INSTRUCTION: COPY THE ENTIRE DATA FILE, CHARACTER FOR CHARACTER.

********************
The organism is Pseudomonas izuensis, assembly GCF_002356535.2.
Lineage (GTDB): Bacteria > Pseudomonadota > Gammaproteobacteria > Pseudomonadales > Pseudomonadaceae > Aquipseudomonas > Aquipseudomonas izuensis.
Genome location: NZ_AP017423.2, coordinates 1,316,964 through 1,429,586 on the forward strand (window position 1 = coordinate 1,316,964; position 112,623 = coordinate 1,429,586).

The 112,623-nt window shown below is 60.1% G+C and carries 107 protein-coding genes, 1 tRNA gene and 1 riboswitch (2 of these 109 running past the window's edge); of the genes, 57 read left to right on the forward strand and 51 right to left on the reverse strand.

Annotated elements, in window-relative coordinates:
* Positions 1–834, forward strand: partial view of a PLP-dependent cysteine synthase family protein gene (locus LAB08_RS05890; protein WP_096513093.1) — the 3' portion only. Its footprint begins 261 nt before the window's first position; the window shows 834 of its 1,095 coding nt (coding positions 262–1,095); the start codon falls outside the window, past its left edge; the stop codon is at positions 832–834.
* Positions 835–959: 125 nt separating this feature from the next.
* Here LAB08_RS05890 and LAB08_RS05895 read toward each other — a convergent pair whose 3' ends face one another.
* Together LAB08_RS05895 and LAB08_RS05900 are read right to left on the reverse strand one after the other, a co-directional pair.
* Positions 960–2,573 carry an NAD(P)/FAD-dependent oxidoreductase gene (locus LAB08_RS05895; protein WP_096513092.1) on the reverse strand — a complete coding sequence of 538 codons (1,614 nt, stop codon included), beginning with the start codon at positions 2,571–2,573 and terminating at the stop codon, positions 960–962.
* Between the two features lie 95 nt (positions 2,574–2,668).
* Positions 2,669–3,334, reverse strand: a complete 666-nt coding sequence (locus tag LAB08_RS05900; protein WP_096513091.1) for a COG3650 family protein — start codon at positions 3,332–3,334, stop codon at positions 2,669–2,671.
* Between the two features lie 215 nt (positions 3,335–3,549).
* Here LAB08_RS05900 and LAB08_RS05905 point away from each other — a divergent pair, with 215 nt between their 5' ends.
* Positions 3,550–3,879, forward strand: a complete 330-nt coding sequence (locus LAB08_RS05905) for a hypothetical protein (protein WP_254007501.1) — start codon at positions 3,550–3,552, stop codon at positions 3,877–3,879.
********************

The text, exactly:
The organism is Pseudomonas izuensis, assembly GCF_002356535.2.
Lineage (GTDB): Bacteria > Pseudomonadota > Gammaproteobacteria > Pseudomonadales > Pseudomonadaceae > Aquipseudomonas > Aquipseudomonas izuensis.
Genome location: NZ_AP017423.2, coordinates 1,316,964 through 1,429,586 on the forward strand (window position 1 = coordinate 1,316,964; position 112,623 = coordinate 1,429,586).

The 112,623-nt window shown below is 60.1% G+C and carries 107 protein-coding genes, 1 tRNA gene and 1 riboswitch (2 of these 109 running past the window's edge); of the genes, 57 read left to right on the forward strand and 51 right to left on the reverse strand.

Annotated elements, in window-relative coordinates:
* Positions 1–834, forward strand: partial view of a PLP-dependent cysteine synthase family protein gene (locus LAB08_RS05890; protein WP_096513093.1) — the 3' portion only. Its footprint begins 261 nt before the window's first position; the window shows 834 of its 1,095 coding nt (coding positions 262–1,095); the start codon falls outside the window, past its left edge; the stop codon is at positions 832–834.
* Positions 835–959: 125 nt separating this feature from the next.
* Here LAB08_RS05890 and LAB08_RS05895 read toward each other — a convergent pair whose 3' ends face one another.
* Together LAB08_RS05895 and LAB08_RS05900 are read right to left on the reverse strand one after the other, a co-directional pair.
* Positions 960–2,573 carry an NAD(P)/FAD-dependent oxidoreductase gene (locus LAB08_RS05895; protein WP_096513092.1) on the reverse strand — a complete coding sequence of 538 codons (1,614 nt, stop codon included), beginning with the start codon at positions 2,571–2,573 and terminating at the stop codon, positions 960–962.
* Between the two features lie 95 nt (positions 2,574–2,668).
* Positions 2,669–3,334, reverse strand: a complete 666-nt coding sequence (locus tag LAB08_RS05900; protein WP_096513091.1) for a COG3650 family protein — start codon at positions 3,332–3,334, stop codon at positions 2,669–2,671.
* Between the two features lie 215 nt (positions 3,335–3,549).
* Here LAB08_RS05900 and LAB08_RS05905 point away from each other — a divergent pair, with 215 nt between their 5' ends.
* Positions 3,550–3,879, forward strand: a complete 330-nt coding sequence (locus LAB08_RS05905) for a hypothetical protein (protein WP_254007501.1) — start codon at positions 3,550–3,552, stop codon at positions 3,877–3,879.